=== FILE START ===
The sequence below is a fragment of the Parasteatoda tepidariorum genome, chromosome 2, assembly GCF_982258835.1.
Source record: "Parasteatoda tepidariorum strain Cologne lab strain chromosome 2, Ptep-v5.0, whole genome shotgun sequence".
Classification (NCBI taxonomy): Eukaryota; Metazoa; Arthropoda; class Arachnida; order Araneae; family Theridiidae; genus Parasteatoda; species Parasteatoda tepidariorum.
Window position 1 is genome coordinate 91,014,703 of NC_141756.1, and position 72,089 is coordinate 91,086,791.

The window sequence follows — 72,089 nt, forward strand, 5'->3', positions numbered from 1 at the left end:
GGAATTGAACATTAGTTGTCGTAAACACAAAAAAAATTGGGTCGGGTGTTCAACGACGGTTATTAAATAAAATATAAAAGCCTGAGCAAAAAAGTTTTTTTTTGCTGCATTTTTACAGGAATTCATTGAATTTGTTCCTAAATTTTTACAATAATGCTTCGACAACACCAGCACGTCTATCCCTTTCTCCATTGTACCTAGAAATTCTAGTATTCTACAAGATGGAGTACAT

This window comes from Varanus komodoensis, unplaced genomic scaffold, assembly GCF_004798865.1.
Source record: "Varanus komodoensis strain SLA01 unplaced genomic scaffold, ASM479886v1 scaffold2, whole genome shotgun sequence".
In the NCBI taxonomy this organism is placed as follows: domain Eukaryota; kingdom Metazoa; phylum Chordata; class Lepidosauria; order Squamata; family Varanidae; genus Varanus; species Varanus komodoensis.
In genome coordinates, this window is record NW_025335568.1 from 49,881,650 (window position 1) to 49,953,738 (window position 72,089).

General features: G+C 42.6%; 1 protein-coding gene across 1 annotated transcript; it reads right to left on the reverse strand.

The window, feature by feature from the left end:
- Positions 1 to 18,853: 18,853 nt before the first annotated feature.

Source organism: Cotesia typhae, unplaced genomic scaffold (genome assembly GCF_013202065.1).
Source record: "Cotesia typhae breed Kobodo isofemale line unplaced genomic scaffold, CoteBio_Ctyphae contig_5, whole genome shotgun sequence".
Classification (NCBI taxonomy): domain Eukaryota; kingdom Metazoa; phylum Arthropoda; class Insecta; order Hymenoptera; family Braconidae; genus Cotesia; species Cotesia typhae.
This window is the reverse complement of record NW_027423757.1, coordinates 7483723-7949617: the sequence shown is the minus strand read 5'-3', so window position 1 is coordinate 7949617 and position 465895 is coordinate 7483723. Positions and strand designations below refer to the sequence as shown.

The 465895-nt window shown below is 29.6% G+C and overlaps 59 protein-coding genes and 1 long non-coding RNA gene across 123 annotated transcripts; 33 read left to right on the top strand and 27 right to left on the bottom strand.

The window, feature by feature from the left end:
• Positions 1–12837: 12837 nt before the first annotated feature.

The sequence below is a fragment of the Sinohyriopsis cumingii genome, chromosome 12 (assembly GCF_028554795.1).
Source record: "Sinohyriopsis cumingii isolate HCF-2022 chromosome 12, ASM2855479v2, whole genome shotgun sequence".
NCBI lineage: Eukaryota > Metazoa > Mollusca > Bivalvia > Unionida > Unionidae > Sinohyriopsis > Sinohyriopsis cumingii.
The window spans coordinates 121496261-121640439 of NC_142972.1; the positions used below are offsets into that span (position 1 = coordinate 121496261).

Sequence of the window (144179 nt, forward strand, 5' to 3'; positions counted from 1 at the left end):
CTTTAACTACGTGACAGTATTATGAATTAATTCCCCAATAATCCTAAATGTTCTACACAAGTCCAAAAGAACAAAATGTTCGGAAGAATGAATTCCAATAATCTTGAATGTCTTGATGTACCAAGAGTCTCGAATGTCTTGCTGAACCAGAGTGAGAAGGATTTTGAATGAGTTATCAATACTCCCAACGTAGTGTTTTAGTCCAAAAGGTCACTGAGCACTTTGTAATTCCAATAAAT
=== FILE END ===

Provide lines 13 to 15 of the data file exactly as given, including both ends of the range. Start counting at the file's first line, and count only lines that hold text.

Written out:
- Positions 1 to 18,853: 18,853 nt before the first annotated feature.

Source organism: Cotesia typhae, unplaced genomic scaffold (genome assembly GCF_013202065.1).
Source record: "Cotesia typhae breed Kobodo isofemale line unplaced genomic scaffold, CoteBio_Ctyphae contig_5, whole genome shotgun sequence".